"The End of Innocence" is Dyan Cannon fodder -- a me, myself and I production about how hard it is to be a whole person and still get a man. Ostensibly an instructive feminist drama, this self-absorbed little film mainly proves that Cannon still looks good in tights at 54. Her shapely legs are more central to the tale than her brains, but then that's the trouble, isn't it?
Cannon directs herself in her own screenplay, a lumbering visual diary about the indignities of growing up female. And while she has some good points, she doesn't really know how to separate the seeds from the chaff of her narrative, a clutter of dashed dreams, junk food jags, romantic disappointments and career failures. A la Henry Jaglom's "Can She Bake a Cherry Pie?," this is a whiny journey into the auteur's belly button.
The antiheroine's story begins adversely from birth, when her mother asks hopefully, "Is it a boy?" A series of vignettes -- featuring the late Rebecca Schaeffer as 18-year-old Stephanie Lewis -- continues the catalogue of indignities that lead to her stay in a drug rehabilitation center 35 years later. She literally rides a merry-go-round through her life, variously dressed as a waitress, a hippie and a clerk-typist. Then suddenly, the ride slows down, her life's half over and nothing's been achieved.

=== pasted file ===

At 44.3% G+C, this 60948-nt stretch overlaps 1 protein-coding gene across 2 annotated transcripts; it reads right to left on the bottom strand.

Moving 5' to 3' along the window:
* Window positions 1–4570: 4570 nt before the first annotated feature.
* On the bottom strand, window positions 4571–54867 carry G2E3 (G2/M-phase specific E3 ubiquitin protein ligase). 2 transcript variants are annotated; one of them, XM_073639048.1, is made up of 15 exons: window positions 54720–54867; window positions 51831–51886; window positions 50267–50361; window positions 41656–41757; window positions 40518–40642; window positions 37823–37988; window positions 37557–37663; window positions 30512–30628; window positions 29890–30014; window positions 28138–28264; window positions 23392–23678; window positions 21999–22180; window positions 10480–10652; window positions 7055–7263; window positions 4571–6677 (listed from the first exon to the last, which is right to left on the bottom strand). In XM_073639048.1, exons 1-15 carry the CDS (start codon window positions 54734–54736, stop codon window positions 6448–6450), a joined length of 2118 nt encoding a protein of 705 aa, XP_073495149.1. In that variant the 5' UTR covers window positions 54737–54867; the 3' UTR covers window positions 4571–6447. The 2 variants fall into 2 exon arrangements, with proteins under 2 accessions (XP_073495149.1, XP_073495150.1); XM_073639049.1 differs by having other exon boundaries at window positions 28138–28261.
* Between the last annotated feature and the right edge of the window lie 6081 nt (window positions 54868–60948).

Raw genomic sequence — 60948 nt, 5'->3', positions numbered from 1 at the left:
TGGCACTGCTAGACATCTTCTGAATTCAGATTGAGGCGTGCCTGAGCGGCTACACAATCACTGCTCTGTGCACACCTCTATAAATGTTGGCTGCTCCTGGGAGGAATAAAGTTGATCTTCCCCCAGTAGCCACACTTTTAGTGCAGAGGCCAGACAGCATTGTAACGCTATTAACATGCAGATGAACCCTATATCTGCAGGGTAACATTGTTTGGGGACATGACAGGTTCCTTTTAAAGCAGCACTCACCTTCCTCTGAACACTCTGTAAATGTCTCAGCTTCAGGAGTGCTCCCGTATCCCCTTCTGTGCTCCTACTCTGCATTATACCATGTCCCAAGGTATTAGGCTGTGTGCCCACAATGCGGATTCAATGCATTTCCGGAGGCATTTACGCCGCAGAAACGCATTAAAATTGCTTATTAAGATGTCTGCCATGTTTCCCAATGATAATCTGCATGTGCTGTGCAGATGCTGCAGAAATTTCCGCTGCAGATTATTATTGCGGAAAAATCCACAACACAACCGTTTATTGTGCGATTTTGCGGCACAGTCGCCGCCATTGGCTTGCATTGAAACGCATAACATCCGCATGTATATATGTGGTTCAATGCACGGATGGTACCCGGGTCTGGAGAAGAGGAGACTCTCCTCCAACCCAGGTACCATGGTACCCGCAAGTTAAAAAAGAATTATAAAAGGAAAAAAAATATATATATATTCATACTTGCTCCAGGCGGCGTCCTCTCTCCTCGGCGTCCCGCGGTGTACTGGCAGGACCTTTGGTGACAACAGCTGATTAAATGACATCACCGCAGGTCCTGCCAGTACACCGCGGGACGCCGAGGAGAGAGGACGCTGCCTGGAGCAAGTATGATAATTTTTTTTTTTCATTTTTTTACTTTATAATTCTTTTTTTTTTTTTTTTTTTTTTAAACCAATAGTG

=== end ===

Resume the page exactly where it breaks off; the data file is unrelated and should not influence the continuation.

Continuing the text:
Addicted to marijuana, pills and approval, the middle-aged Stephanie (Cannon) falls apart when her boyfriend (Stephen Meadows) leaves her for a younger woman. Her irksome parents (George Coe and Lola Mason) commit her to the center, where she finds herself with the help of her fellow patients, a lovable assortment of nuts. Everybody gets better eventually, but Stephanie arrives kicking, screaming and beating her fists against the padded walls. You can just about see the Oscar acceptance speech forming in Cannon's mind.
Cannon, who must have written down this Esalen-era repartee from her own group therapy sessions, has nothing new to say here about addictive behavior, female passivity or the capacity for change. It's like a one-woman visit to "The Valley of the Dolls," a kind of cautionary manual for pubescent girls. It's vain, but modestly so, nothing so catastrophic as Jack Nicholson directing himself in "The Two Jakes." Still it is a nose dive into the cuckoo's nest and it seems that "Innocence" will never end.
The End of Innocence, at the Cineplex Odeon Outer Circle, is rated R for drug use, sensuality and profanity.